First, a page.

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Once you’ve decided to retire and submitted your application, remember that what comes next might be a lengthy and involved procedure. Be patient.
Once your personnel office receives your retirement application, it’ll verify that you’re eligible to retire on the date you specify and that you’ll be able to keep your Federal Employees’ Health Benefits (FEHB) and/or Federal Employees’ Group Life Insurance (FEGLI) coverage in retirement.
Assuming no problems arise, your personnel office will create a Certified Summary of Federal Service detailing your federal civilian and military service, if any. When you get the copy from them, double-check for accuracy and make any necessary adjustments.
When the day you choose to retire approaches, your personnel office will:
• forward any existing beneficiary designations in your OPF;
• file an SF 50 (Notification of Personnel Action) to be separated from the service;
• complete and certify the personnel office component of your retirement application; and
• send your retirement application and supporting documentation to your agency’s payroll office.
The payroll department will:
• approve your final salary payment upon your retirement separation. It’ll also authorize any lump-sum payment for unused yearly leave that you owe. If you’ve been offered a “buyout,” it’ll also authorize that payment.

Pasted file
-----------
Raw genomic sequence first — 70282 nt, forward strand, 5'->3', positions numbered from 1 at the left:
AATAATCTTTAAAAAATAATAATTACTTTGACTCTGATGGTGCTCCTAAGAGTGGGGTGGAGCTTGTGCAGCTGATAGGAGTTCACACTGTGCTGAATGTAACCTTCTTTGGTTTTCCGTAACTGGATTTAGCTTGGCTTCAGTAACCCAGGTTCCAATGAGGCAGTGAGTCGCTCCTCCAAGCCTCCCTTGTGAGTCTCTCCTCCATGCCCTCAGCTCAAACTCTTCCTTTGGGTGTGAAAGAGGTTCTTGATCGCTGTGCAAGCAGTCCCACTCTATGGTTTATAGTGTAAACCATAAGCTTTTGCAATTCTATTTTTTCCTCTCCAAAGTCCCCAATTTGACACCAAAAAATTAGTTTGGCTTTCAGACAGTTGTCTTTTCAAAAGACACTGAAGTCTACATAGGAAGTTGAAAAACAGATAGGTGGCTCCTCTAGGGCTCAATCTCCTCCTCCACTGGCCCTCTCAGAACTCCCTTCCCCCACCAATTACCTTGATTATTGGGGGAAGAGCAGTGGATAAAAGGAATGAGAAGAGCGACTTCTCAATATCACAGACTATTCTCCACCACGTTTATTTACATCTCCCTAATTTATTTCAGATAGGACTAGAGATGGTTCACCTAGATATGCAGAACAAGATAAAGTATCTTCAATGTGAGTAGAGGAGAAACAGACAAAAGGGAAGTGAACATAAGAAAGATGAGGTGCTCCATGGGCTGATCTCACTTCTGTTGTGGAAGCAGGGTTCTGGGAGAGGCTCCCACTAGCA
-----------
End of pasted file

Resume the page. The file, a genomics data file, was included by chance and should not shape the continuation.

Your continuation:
• certify and close out the official record of your current service, your Individual Retirement Record (IRR), unused sick leave credit for retirement considerations, pay rates and so on. The IRR cannot be closed out until your final paycheck has been delivered as it includes a list of your retirement deductions for the last work term.
Your agency payroll office will notify you when your file has been delivered to OPM. That notice will include the registration number, transmittal and mailing dates, and payroll office number. That information is helpful if you need to check on the progress of your case after it has been submitted to OPM. If it doesn’t, you’ll have to contact them again.
The length of this procedure is determined by various factors, including the workload in your agency’s personnel and payroll departments. It may take longer, perhaps much longer, if they are understaffed and/or buried behind a mountain of retirement applications.
The processing of OPM is also affected by workload. It can become overburdened during peak seasons, such as the end of the year and early in the new year. Fortunately, they will try to give you a portion of your annuity if possible. That interim compensation will remain until your application is approved. Then you’ll get your exact monthly annuity payment, plus any catch-up payments you missed while you were on interim pay.
M. Dutton and Associates is a full-service financial firm. We have been in business for over 30 years serving our community. Through comprehensive objective driven planning, we provide you with the research, analysis, and available options needed to guide you in implementing a sound plan for your retirement. We are committed to helping you achieve your goals. Visit us at MarvinDutton.com . Tel. 212-951-7376: email: [email protected].